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legal. The petitioner's detention in jail even on 27-6-1955 was illegal. He should, therefore, be released. 24. I am, therefore, of opinion that this petition should be allowed, and the petitioner should be released forthwith. Desai, J. 25. The allegation that the applicant was detained in police custody for more than 24 hours before being produced before a Magistrate is denied in the counter-affidavit and was not present before us. 26. Section 7, Criminal Law Amendment Act 23 of 1932, conta .....

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said to be unconstitutional. There is also no force in the contention that the section makes no distinction between an act covered by the guarantee of Article 19 and an act outside the scope, of the guarantee, or that it punishes violent and non-violent picketing both. Such an argument would be acceptable only if the constitutional and the non-constitutional provisions are so mixed up in a section as not to be severable. 27. The particular provision of Section 7 which is said to apply to the ac .....

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for peaceful picketing may be constitutional or may not be constitutional, and it may be or may not be punishable under some provision of Section 7, but the applicant has not been arrested on the charge of doing peaceful picketing. Whatever may be the law regarding peaceful picketing, it cannot be doubted that intimidating a person with intent to cause him to abstain from doing an act which he has a right to do is not peaceful picketing. If peaceful picketing is made an offence under the sectio .....

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we have to decide whether on that allegation the applicant could be legally arrest-ea. Therefore, his plea that the allegation made against him is false cannot be entertained in these proceedings. Also the State's claim that the allegation makes out an offence punishable under the above quoted provision of Section 7 has some force and cannot be rejected summarily in those proceedings; it must be inquired into through a regular trial. There is nothing unconstitutional in the provision of Sect .....

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cant on being arrested was informed merely that he had been arrested under Section 7 of the Act; there is no allegation that any other information was given to him. Section 7 is a wide section containing several provisions and he was not informed under which particular provision he was arrested. Nothing was said to him about the allegation made against him or the act alleged to have been done by him and amounting to an offence punishable under Section 7. 29. The rule in Article 22(1) that a pers .....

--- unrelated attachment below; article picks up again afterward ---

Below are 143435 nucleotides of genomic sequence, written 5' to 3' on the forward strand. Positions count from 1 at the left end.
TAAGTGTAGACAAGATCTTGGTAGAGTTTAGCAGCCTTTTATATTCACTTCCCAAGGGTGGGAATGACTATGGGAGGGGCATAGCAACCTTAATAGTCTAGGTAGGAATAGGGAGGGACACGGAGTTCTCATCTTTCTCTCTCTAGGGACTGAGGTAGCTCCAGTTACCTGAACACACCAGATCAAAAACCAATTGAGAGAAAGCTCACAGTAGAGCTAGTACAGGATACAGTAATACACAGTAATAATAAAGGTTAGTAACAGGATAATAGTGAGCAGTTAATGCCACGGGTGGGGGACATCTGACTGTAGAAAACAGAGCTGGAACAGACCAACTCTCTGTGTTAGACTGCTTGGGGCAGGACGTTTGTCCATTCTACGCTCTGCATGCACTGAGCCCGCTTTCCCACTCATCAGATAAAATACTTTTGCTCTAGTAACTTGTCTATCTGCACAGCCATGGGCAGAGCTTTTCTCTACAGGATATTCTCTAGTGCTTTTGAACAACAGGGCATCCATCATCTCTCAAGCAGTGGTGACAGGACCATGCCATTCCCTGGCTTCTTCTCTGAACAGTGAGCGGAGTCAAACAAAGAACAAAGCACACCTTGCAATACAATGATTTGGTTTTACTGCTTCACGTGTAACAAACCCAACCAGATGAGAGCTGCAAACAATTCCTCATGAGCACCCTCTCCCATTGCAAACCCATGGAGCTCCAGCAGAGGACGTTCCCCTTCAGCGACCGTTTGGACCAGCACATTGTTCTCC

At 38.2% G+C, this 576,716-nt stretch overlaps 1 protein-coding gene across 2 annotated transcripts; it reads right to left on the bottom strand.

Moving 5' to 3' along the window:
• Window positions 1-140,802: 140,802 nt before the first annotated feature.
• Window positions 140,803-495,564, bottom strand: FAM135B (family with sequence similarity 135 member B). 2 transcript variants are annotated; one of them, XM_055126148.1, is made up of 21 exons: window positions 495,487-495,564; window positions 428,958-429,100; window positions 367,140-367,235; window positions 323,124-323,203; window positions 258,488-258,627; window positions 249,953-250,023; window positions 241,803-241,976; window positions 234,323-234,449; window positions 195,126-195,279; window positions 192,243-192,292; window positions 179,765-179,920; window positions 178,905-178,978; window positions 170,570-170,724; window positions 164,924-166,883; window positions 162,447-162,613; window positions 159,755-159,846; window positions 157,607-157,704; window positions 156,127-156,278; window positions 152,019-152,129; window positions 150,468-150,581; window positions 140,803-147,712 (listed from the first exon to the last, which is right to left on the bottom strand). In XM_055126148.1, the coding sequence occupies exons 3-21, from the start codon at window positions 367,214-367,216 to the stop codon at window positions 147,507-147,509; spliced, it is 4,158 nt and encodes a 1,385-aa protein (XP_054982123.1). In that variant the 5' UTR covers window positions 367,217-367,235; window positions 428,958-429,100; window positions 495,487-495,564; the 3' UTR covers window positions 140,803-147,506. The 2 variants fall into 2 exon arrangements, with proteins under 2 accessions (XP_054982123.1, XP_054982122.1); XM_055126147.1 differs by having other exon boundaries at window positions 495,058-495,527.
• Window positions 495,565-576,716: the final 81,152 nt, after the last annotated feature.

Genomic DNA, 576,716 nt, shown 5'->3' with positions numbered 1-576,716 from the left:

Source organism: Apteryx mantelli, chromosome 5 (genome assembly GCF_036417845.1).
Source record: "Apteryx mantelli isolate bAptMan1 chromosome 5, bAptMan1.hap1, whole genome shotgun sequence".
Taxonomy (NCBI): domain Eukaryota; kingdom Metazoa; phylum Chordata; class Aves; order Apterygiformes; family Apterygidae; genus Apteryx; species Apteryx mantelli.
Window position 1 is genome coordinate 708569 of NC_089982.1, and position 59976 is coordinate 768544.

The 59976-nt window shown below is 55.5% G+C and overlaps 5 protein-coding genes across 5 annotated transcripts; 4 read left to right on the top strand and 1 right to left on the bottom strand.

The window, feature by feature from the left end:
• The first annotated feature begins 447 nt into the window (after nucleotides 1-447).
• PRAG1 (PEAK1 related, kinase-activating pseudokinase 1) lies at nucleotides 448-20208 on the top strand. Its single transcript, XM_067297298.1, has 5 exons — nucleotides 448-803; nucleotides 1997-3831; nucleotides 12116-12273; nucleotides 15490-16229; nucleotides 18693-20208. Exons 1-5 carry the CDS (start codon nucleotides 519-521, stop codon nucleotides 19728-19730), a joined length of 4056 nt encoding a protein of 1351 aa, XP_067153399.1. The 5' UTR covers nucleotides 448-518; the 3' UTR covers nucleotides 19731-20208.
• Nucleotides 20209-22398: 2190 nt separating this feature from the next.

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t p. 586 (F). It is a rule of the common law and is described in different languages by different authorities, but the meaning is the same; the arrested person must be told for what he is arrested or the cause of his arrest. In the United States the accused has the constitutional right "to be informed of the nature and cause of the accusation"; see 6th Amendment to the American Constitution, In - 'Hooper v. Lane', (1857) 6 HLC 443 : 10 ER 1368 (G), one ol the reasons for the ru .....

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uld be entitled to resist arrest unless that arrest is lawful. How can these rights be reconciled with the proposition that he may be arrested without knowing why he is arrested? .....Blind, unquestioning obedience is the law of tyrants and of slaves: it does not yet flourish on English soil". Professor Glanvile L. Williams in his article "Requisites of a Valid Arrest in (1954) Criminal Law Review, page 6 at page 16, criticised the reason given by Lord Simonds as "somewhat legalis .....

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ling attention to other persons for whom he may have been mistaken with the result that further inquiries may save him from the consequences of false accusation." Another reason given by Lord Simonds at page 592 is that the arrested person may without a moment's delay take such steps as will enable him to regain freedom. One more reason is that it acts as a safeguard against despotism and over-zeal. As remarked by Professor Glanville L. Williams (supra, at page 17) "the rule has th .....

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this, requiring that the police must with reasonable promptness show legal cause for detaining arrested persons, constitutes an important safeguard". In 'United States v. Cruikshank', (1876) 92 US 542 at page 559: 23 Law Ed 588 at p. 594 (I), it was observed by Waite C. J. that the accused is given the right to have a specification of the charge against him in order that he may decide whether he should present his defence by motion to quash, demurrer or plea. The debates of the Cons .....

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the light of the reasons given above for the provision. If a person is arrested on a warrant, the grounds or reasons for the arrest are the warrant; if the warrant is read over to him, that is sufficient compliance with the requirement that he should be informed of the grounds for his arrest. If he is arrested without a warrant, he must be told why he has been arrested. If he is arrested for committing an offence, he must be told that he has committed a certain offence for which he would be pla .....